It’s important to understand what a bitcoin private key is, as this very thing makes your Bitcoins strictly yours, and not anybody else’s.
Let’s take a deep dive and learn everything important about Bitcoin private keys.
TABLE OF CONTENTS
Bitcoin Private Keys: The Basics
Let’s start with some main principles.
- A private key is functionally similar to a password to your email account. Unlike your email address, you never share it.
- You need your private key to be able to receive the crypto someone sends you and to have access to your funds.
- The BTC network does not store your private keys, they are generated and stored by the wallet software. There are different types of wallets.
IMPORTANT: The private key concept does not apply exclusively to Bitcoin. Other cryptocurrencies use it, too. If you want to know more about how they function, read our Cryptocurrency Guide for beginners.
Now, let’s see how a private key looks and works.
Bitcoin Private Key Definition
Bitcoin private key is an alphanumeric piece of code. It includes letters and numbers, just like your public address.
However, while a public address is like your plastic card number, a private key is like your CVC. You know, those secret three digits on the back of a card?
A private address is created in a random manner when you get a cryptocurrency wallet. The possibility of creating two identical private keys is almost zero, due to the sophisticated encryption algorithm, we apply for the purpose.
In the BTC network a private key contains 256 symbols, as we obtain it using the SHA256 encryption algorithm. This function always returns 256 symbols, no matter the input.
Wallet Import Format (WIF)
Using such a long string of code is inconvenient, so a private key is often presented in WIF (Wallet Import Format). It’s a shortened version that includes only 51 characters (numbers from 0 to 9 and letters in the range of A-F) and begins with 5.
Here is a Bitcoin private key example in WIF:
WIF has a few advantages over a full BTC private key version. As we have said, it’s shorter and more convenient to use. Also, it contains special pieces of code that serve to check the address for typos and correct them automatically.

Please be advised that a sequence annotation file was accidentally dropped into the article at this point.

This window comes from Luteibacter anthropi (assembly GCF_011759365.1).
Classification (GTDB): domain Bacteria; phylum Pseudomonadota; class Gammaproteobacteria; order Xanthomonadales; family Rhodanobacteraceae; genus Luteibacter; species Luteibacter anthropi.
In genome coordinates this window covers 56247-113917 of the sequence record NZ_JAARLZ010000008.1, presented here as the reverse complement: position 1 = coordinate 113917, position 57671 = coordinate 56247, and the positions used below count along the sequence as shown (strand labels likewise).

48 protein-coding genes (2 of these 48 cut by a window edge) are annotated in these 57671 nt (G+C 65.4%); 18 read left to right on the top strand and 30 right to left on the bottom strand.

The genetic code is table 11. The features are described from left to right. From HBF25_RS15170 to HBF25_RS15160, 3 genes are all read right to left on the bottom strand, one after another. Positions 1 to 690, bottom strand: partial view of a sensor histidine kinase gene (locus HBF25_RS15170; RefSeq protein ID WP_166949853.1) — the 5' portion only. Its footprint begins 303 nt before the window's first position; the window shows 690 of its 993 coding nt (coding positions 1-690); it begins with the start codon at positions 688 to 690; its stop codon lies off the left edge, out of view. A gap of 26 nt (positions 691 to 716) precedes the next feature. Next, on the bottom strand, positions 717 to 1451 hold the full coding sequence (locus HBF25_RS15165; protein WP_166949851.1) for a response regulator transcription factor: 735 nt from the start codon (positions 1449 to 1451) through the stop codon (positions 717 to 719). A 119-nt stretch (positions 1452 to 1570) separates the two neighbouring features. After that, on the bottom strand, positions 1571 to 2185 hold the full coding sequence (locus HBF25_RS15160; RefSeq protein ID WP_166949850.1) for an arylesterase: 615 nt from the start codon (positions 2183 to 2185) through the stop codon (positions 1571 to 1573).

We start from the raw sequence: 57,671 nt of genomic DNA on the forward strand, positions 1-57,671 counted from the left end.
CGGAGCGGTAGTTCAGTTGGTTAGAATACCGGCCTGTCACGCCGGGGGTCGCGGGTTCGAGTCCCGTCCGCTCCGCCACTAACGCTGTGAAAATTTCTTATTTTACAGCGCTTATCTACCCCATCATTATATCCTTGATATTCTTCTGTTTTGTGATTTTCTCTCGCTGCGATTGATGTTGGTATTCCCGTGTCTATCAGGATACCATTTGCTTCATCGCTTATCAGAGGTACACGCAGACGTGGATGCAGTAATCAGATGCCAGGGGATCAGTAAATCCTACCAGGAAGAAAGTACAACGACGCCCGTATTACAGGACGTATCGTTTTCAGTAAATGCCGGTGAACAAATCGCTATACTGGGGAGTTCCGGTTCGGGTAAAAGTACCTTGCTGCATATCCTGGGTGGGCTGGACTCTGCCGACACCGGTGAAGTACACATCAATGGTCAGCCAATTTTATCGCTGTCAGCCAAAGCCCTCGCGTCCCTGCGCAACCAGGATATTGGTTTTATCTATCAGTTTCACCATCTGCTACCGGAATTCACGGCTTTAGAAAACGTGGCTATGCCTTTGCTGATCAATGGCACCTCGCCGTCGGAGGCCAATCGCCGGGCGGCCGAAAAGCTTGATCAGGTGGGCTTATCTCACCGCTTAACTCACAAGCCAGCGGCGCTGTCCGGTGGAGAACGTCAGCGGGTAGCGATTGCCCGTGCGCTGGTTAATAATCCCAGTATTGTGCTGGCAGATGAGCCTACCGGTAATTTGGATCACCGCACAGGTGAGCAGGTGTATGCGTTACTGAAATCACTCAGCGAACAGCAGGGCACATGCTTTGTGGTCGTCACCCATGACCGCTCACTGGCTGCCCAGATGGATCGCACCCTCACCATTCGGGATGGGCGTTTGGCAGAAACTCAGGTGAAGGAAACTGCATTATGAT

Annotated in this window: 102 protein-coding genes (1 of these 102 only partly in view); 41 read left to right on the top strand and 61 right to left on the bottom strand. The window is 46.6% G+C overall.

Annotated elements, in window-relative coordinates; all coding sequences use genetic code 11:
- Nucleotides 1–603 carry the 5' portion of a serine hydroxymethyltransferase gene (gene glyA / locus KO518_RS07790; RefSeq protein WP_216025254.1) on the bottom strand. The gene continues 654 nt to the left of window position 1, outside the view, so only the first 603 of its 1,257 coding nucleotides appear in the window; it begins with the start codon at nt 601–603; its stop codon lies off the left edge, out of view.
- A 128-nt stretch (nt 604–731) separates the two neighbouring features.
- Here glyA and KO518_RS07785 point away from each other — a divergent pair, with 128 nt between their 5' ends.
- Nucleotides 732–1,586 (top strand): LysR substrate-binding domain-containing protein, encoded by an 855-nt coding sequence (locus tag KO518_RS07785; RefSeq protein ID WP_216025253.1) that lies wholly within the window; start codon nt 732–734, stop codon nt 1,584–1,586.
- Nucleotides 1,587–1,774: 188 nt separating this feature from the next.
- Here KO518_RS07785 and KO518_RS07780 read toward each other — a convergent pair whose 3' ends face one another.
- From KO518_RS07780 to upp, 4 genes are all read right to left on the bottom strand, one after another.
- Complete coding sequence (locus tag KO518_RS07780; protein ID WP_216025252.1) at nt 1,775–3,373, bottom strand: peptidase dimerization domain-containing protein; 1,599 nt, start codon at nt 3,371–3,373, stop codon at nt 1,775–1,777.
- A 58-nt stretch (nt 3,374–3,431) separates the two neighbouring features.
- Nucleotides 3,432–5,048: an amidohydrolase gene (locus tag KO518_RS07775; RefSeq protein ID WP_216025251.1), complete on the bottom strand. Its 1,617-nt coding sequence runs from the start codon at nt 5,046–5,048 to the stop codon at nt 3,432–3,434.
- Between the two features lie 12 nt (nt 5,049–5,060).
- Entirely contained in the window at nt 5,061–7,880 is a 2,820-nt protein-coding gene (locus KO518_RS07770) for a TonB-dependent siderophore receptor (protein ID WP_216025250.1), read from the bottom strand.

WIF associates with only one private key and can be easily converted back into it, using an established algorithm.
Encrypting Private Keys
If a key looks like WIF but starts with 6, it is an encrypted version of a private key. People encrypt keys to ensure an extra layer of protection. To obtain such a string of code, we apply another algorithm. To decode (decrypt) the key we need to enter the password that we set when we were encrypting it.
How Bitcoin Private Key Works
You probably know Bitcoin as a digital payment system. To explain how it works, it would be better to compare it to a web-messenger, with massages transferring value. These ‘value messages’ are BTC transactions.
And what role a private key plays in sending these financial messages?
Let’s take a look at a real-life example.
Using Private And Public Keys For a Transaction
Imagine you are sending 1 BTC to your friend Bill. You create a transaction and indicate yourself as the sender and Bill as the receiver of this amount. Then, you will broadcast the transaction to make the Bitcoin network aware of it.
- You start by choosing a private key. Using a special encryption algorithm, you derive a public key from it. You send this public key to Bill.
- You create a message for Bill and sign it with your digital signature. To obtain it, you pass your private key through a special encryption algorithm and attach the resulting code to the message. Every signature is unique, and you can use the same private address to produce an infinite number of them.
- Bill receives your message, public key, and signature and passes it through a signature algorithm. If it’s the message you sent, the algorithm returns ok.